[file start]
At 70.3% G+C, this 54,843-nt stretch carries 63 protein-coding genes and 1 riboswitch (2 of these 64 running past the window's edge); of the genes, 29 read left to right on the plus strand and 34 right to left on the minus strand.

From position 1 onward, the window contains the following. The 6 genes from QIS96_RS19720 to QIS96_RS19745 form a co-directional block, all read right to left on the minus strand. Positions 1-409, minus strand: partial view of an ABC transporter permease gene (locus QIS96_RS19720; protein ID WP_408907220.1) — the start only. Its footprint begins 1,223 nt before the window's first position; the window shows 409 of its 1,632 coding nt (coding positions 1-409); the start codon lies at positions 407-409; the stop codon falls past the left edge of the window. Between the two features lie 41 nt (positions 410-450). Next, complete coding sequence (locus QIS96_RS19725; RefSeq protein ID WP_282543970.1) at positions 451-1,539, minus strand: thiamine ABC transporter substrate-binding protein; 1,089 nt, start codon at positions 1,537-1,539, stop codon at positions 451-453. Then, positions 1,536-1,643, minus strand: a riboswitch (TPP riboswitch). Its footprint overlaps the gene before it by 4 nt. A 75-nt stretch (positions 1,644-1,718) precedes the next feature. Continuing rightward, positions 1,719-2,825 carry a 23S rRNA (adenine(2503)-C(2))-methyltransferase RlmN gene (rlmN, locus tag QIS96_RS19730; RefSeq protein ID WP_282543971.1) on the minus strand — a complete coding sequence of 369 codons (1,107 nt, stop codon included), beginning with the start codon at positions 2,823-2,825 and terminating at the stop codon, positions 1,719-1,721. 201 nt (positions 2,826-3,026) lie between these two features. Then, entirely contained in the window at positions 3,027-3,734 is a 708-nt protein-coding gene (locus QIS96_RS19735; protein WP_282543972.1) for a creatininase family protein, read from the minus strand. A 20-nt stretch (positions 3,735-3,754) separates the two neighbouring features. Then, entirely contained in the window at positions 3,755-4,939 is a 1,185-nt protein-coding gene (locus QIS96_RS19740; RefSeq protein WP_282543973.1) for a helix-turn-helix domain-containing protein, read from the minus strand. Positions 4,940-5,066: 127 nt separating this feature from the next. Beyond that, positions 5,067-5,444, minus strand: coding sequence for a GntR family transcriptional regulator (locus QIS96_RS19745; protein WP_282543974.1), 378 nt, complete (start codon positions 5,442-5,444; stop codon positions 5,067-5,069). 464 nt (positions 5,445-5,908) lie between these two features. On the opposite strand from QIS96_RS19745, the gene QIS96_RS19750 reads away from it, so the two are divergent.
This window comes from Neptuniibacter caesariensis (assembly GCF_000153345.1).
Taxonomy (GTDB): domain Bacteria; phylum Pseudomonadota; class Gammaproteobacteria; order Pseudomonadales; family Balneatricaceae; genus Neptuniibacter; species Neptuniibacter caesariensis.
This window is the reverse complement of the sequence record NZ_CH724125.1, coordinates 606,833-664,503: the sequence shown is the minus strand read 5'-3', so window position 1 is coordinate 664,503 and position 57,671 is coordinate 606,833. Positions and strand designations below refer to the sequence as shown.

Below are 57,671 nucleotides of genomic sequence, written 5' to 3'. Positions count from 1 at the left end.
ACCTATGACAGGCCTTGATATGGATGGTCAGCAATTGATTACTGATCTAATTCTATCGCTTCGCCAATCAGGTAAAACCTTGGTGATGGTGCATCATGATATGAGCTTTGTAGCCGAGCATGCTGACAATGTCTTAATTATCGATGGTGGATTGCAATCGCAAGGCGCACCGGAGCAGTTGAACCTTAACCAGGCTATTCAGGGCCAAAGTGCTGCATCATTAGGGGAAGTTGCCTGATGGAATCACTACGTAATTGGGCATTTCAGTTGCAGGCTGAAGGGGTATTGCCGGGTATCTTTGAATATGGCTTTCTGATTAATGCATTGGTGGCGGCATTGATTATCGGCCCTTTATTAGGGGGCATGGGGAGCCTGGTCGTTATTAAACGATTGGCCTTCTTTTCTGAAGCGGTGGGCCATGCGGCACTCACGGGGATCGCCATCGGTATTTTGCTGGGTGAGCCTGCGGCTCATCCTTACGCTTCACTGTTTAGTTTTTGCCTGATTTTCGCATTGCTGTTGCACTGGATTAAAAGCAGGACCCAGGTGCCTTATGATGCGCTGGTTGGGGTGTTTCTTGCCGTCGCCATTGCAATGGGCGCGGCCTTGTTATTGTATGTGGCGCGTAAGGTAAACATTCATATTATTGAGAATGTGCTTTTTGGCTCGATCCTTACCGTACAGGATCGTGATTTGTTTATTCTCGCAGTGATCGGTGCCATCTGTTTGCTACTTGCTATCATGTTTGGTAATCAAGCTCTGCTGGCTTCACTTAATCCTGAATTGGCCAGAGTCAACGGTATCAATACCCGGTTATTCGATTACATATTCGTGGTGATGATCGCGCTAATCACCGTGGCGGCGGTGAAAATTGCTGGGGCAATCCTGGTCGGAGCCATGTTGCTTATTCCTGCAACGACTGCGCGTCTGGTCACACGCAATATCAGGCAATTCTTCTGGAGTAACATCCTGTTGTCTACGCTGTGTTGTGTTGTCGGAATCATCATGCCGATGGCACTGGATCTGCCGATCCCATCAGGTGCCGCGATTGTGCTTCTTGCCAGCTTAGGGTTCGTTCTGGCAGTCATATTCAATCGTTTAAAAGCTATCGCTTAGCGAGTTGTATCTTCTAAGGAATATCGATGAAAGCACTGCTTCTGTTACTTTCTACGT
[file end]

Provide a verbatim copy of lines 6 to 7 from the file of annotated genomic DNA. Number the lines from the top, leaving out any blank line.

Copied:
Below are 57,671 nucleotides of genomic sequence, written 5' to 3'. Positions count from 1 at the left end.
ACCTATGACAGGCCTTGATATGGATGGTCAGCAATTGATTACTGATCTAATTCTATCGCTTCGCCAATCAGGTAAAACCTTGGTGATGGTGCATCATGATATGAGCTTTGTAGCCGAGCATGCTGACAATGTCTTAATTATCGATGGTGGATTGCAATCGCAAGGCGCACCGGAGCAGTTGAACCTTAACCAGGCTATTCAGGGCCAAAGTGCTGCATCATTAGGGGAAGTTGCCTGATGGAATCACTACGTAATTGGGCATTTCAGTTGCAGGCTGAAGGGGTATTGCCGGGTATCTTTGAATATGGCTTTCTGATTAATGCATTGGTGGCGGCATTGATTATCGGCCCTTTATTAGGGGGCATGGGGAGCCTGGTCGTTATTAAACGATTGGCCTTCTTTTCTGAAGCGGTGGGCCATGCGGCACTCACGGGGATCGCCATCGGTATTTTGCTGGGTGAGCCTGCGGCTCATCCTTACGCTTCACTGTTTAGTTTTTGCCTGATTTTCGCATTGCTGTTGCACTGGATTAAAAGCAGGACCCAGGTGCCTTATGATGCGCTGGTTGGGGTGTTTCTTGCCGTCGCCATTGCAATGGGCGCGGCCTTGTTATTGTATGTGGCGCGTAAGGTAAACATTCATATTATTGAGAATGTGCTTTTTGGCTCGATCCTTACCGTACAGGATCGTGATTTGTTTATTCTCGCAGTGATCGGTGCCATCTGTTTGCTACTTGCTATCATGTTTGGTAATCAAGCTCTGCTGGCTTCACTTAATCCTGAATTGGCCAGAGTCAACGGTATCAATACCCGGTTATTCGATTACATATTCGTGGTGATGATCGCGCTAATCACCGTGGCGGCGGTGAAAATTGCTGGGGCAATCCTGGTCGGAGCCATGTTGCTTATTCCTGCAACGACTGCGCGTCTGGTCACACGCAATATCAGGCAATTCTTCTGGAGTAACATCCTGTTGTCTACGCTGTGTTGTGTTGTCGGAATCATCATGCCGATGGCACTGGATCTGCCGATCCCATCAGGTGCCGCGATTGTGCTTCTTGCCAGCTTAGGGTTCGTTCTGGCAGTCATATTCAATCGTTTAAAAGCTATCGCTTAGCGAGTTGTATCTTCTAAGGAATATCGATGAAAGCACTGCTTCTGTTACTTTCTACGT